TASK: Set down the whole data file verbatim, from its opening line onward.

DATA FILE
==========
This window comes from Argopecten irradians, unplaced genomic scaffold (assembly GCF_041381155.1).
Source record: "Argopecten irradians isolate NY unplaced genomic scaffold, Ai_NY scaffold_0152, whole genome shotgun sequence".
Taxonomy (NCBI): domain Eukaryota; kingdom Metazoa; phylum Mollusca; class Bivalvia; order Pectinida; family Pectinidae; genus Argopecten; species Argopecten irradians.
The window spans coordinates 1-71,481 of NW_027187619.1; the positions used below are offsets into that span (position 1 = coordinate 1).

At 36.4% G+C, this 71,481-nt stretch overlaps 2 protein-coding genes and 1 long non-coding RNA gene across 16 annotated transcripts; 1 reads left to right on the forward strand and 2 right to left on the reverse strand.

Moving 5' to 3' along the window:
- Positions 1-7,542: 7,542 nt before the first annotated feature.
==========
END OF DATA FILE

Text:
This window comes from Argopecten irradians, unplaced genomic scaffold (assembly GCF_041381155.1).
Source record: "Argopecten irradians isolate NY unplaced genomic scaffold, Ai_NY scaffold_0152, whole genome shotgun sequence".
Taxonomy (NCBI): domain Eukaryota; kingdom Metazoa; phylum Mollusca; class Bivalvia; order Pectinida; family Pectinidae; genus Argopecten; species Argopecten irradians.
The window spans coordinates 1-71,481 of NW_027187619.1; the positions used below are offsets into that span (position 1 = coordinate 1).

At 36.4% G+C, this 71,481-nt stretch overlaps 2 protein-coding genes and 1 long non-coding RNA gene across 16 annotated transcripts; 1 reads left to right on the forward strand and 2 right to left on the reverse strand.

Moving 5' to 3' along the window:
- Positions 1-7,542: 7,542 nt before the first annotated feature.